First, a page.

On the span of seven books, eight movies, and countless other adaptations, Hogwarts Mystery Hack and his friends have defeated people who seek to make use of magic’s dark arts for villainy. So once the mobile game Hogwarts Mystery Hack was announced, touting the interesting hook of being able to create your own personal character and carve out your own personal path within J.K. Rowling‘s beloved world, I was immediately on board. Sure, the graphics were a little clunky and outdated, the voice acting from principal cast members was quite limited despite press releases to the contrary, and the “tap this thing a bunch of times to perform your objective” approach was pretty weak, but those shortcomings were easy to brush aside while the story rolled on. But after nearly a 30 minutes of playtime today, microtransactions stopped my progress in its tracks.
Microtransactions in Harry Potter Hogwarts Mystery Hack (essentially, small “opportunities” for you really to spend real money in a “free” or “freemium” game) are just as unavoidable since they are, when improperly implemented, inexcusable these days. There is a area for mtx to be certain and they’re great ways for developers to recoup some of the massive costs of producing games, especially when the overall game itself is initially offered for free. They’re great ways to incorporate fun elements to a game title like cosmetic changes or other customizable options. They’re even perfectly fine for anyone players, flush with cash, who are impatient enough to get at that next level that they’ll happily purchase power-ups and upgrades to be able to do just that. However, microtransactions shouldn’t be impediments to the game’s core story itself.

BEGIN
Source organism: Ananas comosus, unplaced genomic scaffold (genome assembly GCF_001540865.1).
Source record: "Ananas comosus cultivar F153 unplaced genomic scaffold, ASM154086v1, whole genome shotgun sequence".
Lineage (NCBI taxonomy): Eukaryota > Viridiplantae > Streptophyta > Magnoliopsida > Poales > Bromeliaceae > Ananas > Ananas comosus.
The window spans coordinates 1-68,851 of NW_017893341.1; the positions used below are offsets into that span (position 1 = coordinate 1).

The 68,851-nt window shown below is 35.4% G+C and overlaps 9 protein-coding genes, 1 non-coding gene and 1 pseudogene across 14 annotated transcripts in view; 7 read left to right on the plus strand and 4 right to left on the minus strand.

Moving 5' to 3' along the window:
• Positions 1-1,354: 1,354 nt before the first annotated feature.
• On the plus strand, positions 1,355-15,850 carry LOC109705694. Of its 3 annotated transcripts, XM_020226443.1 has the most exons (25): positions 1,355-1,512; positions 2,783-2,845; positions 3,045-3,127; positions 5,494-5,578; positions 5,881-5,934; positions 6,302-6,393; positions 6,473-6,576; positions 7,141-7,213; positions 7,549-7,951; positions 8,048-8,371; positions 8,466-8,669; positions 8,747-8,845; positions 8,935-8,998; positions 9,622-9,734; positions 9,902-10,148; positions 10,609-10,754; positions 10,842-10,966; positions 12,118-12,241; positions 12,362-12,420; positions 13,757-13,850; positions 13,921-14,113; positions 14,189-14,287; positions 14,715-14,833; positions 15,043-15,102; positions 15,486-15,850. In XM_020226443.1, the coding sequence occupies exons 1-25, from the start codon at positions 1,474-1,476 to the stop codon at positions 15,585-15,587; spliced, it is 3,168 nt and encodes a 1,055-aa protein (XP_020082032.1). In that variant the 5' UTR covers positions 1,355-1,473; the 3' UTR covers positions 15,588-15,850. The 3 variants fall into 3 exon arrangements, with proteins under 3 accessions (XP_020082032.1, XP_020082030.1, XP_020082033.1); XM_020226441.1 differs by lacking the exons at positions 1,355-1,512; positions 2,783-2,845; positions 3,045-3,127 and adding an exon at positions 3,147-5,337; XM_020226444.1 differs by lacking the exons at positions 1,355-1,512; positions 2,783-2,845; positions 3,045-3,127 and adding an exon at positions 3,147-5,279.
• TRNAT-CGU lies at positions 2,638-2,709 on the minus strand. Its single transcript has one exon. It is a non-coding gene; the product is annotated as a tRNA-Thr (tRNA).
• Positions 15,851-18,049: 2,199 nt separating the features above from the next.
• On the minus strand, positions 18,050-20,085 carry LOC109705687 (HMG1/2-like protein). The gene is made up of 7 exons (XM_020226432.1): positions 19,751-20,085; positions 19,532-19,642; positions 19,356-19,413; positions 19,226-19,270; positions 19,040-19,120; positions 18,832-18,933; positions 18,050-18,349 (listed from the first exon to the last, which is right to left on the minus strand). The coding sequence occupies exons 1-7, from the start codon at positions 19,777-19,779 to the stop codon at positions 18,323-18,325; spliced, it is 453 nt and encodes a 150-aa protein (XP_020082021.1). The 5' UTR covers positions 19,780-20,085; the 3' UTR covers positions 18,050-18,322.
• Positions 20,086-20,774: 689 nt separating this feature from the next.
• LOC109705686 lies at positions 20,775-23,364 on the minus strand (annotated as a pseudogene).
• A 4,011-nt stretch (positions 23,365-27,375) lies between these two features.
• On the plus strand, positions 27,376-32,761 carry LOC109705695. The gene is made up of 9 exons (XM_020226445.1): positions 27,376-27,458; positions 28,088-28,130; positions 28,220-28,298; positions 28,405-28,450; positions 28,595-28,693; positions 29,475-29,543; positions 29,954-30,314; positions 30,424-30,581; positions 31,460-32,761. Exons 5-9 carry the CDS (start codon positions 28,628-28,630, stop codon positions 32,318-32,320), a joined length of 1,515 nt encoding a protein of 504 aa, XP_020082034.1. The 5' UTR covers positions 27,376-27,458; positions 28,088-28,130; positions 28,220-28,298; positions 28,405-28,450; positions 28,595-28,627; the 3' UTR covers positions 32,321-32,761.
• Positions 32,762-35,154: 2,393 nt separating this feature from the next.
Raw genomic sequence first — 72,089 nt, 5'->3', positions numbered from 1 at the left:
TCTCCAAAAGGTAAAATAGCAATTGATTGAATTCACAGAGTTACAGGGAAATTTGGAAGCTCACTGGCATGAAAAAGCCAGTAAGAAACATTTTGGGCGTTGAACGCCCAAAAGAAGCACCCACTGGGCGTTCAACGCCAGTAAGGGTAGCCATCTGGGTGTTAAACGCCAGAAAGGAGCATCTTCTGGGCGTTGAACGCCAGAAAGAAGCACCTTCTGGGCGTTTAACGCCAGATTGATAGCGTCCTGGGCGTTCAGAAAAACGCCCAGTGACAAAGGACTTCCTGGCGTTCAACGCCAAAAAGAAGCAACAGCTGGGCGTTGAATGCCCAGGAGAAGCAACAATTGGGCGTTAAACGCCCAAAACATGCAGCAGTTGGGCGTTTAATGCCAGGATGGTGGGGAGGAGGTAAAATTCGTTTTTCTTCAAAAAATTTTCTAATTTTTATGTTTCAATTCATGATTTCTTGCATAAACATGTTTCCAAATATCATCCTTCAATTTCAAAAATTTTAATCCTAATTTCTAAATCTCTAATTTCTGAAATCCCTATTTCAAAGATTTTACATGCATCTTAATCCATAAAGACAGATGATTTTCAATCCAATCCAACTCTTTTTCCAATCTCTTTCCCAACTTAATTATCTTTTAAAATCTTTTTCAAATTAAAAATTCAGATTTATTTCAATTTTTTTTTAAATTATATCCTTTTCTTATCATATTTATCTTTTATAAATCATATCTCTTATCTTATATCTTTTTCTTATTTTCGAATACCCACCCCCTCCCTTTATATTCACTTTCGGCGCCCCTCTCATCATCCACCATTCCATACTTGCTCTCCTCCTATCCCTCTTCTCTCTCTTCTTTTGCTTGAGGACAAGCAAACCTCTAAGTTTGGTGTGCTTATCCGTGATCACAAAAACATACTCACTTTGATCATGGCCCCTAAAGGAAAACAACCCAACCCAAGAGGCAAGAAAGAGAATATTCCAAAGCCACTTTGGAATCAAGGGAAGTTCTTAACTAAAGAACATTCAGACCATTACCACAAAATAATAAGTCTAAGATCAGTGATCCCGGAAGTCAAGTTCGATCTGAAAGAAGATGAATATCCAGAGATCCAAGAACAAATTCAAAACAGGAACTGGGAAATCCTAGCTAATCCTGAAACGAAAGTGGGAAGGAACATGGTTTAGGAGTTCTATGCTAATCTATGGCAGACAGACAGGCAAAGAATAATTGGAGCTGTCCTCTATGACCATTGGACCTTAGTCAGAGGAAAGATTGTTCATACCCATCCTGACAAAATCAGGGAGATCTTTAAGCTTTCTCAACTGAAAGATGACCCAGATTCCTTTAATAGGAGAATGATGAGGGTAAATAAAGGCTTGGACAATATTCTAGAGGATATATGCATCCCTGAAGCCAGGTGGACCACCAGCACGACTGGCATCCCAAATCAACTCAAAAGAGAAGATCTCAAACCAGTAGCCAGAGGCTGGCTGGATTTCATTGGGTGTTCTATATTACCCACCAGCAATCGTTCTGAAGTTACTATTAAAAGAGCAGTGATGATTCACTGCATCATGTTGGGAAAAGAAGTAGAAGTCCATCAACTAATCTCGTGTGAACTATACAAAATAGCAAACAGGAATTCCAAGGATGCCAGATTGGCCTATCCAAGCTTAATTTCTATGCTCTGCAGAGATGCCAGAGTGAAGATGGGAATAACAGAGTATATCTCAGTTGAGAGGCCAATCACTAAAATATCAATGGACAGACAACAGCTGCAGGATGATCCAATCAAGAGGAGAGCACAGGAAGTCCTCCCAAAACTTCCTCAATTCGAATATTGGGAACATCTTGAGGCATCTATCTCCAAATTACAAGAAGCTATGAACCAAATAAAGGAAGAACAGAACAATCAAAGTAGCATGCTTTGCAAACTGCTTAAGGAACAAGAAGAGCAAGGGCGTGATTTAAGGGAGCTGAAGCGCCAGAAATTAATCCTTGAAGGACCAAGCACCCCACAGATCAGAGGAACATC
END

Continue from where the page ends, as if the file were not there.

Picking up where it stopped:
As for the rest of the game itself, from what little I got to play of it, it had been fine. There are a decent number of solutions for customizing the appearance of one’s character; more are unlockable through, you guessed it, microtransactions–this is one area where I’m totally fine with the model. The story adds some interesting twists like an older trouble-making sibling who has gone missing and other students who’ll become friends or enemies based on your own multiple choice responses and interactions. The magic elements themselves are also fine; I basically got to master one spell and one potion prior to the cooldown timer stopped me dead in the grip of a Devil’s Snare.